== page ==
Hippos are enormous wild animals and are not meant for domesticating. They need acres of ground to move around, a huge feast as a daily diet, and a lot of water to soak in.
Besides that, Hippopotamus kills more humans yearly than lions, leopards, buffaloes, elephants, and rhinos combined.
This is one of the major reasons why they are not legal as pets across the world.
Are Hippopotamus legal in the US?
Assuming their size, it is quite evident that Hippopotamus is illegal in most states. Neither does the government allows possessing them; getting near to the hippos too is banned.
States including Florida, Georgia, Hawaii, Kentucky, Maine, and Ohio, that mark Hippopotamus as legal for own.
Whereas if you are a resident of Mississippi, Oregon, and Tennessee, you can apply for a permit. If the legislature allows you with a proper permit, you can possess animals like hippos.
Can you have Hippopotamus as a pet?
Just because any state or county allows it, possessing a Hippo is never a great idea. First of all, Hippos are not native to America, and thus getting them is important to the giant all the way.
This, in the first place, is a wholesome task that will never come to life due to a variety of restrictions in different places. And next, it will prove so expensive that a regular individual will definitely drop the idea.
Besides that, even if you manage to get a pet Hippo, keeping it at a domestic level is a task nearly impossible. Only for looking after this giant, a force of at least 3 to 4 individuals who can rigorously dedicate their time is required.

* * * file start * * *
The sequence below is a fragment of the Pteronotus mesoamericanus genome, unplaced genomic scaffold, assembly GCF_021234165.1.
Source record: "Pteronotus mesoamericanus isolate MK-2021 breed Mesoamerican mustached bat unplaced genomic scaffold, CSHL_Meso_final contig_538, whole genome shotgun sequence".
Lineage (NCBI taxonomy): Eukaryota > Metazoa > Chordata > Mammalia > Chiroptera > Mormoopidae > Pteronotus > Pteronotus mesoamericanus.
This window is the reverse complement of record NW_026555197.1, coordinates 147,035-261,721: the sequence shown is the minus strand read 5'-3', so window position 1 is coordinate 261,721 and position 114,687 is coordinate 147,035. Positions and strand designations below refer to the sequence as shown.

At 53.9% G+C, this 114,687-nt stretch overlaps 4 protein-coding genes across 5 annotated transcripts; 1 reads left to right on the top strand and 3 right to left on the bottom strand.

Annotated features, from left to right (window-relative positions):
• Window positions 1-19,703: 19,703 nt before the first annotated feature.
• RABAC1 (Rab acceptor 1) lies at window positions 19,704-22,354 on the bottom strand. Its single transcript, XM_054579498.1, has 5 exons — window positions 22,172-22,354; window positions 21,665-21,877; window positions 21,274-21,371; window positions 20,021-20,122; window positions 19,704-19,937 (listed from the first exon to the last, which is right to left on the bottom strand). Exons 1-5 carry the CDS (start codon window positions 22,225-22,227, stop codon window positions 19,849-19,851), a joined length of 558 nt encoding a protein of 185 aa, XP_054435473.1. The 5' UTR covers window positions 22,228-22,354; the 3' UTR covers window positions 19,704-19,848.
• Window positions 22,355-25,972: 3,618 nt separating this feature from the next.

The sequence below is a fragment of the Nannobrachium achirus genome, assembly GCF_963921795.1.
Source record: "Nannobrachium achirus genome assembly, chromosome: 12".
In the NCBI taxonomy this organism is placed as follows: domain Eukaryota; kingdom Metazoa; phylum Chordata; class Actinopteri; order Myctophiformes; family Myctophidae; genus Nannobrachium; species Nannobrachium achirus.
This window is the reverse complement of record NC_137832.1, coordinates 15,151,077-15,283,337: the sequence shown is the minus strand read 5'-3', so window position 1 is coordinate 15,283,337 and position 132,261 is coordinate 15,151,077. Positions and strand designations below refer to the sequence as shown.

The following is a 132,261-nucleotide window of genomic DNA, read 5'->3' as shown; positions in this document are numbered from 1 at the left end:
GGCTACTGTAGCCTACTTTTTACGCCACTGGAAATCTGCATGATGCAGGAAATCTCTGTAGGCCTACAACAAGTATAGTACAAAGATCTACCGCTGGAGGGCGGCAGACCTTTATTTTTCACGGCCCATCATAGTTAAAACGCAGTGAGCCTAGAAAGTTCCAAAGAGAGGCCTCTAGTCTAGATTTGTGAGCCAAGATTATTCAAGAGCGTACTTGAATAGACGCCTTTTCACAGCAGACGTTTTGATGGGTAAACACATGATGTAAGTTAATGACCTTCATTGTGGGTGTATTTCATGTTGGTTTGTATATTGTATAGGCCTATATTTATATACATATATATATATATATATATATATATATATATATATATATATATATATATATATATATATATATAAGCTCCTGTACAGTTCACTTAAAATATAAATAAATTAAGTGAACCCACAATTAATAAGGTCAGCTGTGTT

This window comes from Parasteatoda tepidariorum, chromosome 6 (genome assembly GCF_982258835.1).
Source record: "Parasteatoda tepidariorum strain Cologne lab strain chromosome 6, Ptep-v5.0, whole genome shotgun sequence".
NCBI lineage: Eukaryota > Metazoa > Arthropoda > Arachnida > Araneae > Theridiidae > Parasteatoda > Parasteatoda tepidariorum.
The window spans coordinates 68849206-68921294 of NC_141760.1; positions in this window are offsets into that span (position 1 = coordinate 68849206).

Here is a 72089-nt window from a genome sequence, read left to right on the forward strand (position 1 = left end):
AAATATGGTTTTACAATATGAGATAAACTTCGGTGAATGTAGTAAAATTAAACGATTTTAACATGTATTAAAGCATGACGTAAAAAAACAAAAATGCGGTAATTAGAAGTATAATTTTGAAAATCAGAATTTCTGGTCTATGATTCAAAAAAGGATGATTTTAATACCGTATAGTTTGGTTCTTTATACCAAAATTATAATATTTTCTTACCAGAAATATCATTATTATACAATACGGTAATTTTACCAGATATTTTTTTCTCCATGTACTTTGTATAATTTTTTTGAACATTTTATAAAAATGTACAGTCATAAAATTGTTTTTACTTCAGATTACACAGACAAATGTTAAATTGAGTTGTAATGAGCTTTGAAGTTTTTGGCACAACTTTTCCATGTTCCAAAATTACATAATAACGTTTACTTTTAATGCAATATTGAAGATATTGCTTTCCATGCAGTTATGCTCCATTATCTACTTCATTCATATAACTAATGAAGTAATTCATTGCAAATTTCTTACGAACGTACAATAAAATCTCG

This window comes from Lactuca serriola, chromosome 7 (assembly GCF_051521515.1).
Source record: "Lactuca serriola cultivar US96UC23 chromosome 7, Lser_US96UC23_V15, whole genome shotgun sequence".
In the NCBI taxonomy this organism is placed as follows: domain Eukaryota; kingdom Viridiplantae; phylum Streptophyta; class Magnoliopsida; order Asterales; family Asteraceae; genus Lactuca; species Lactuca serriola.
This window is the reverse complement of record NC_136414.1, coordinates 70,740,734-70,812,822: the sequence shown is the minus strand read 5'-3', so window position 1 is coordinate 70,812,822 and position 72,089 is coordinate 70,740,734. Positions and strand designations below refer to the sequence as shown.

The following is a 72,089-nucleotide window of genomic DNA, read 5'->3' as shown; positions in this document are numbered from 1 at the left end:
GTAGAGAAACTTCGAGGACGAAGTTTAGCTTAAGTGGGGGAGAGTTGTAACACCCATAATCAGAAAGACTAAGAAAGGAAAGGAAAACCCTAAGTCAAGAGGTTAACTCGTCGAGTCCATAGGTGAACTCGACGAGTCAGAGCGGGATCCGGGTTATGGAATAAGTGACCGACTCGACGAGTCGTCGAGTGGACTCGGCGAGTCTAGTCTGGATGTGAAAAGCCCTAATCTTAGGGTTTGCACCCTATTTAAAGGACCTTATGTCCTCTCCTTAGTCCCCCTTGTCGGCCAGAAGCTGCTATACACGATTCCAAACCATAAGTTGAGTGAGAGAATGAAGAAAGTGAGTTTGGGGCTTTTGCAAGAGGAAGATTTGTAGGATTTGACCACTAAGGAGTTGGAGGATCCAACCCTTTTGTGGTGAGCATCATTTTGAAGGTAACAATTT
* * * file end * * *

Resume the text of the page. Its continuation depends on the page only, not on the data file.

In addition to that, surplus money along with resources and space is another unrealistic requirement. All of this together indicates how not the idea of keeping pet Hippos will work.
All about Hippopotamus
Hippopotamus Housing Needs
Hippopotamus in the wild are adapted toward life in water, and therefore they enjoy spending more time in rivers, lakes, or other slow-moving water bodies. Instead of coming to the land, they prefer doing most of their deeds in water, even when it includes giving birth.
Keeping Hippos in captivity is not just difficult but dangerous as well. This enormous mammal can’t survive on a few acres like lions and tigers.
Imagine their size and strength and wonder how many disasters they can create even in your extended backyard. Hippos, in reality, need an incredibly expensive as their enclosure.
Besides that, they need a great deal of water (a huge lake) to cool off every time during the day. All of this is only possible in their natural habitat in the wild, and replicating it isn’t just expensive but nearly impossible as well.
And even if you are successful in replicating their habitat, you never know when the giant will break the boundaries and set himself free.
Hippopotamus Temperature and Humidity Needs
Hippopotamus prefers a water temperature of 64° to 95° Fahrenheit. Along with that, maintaining high humidity is a must.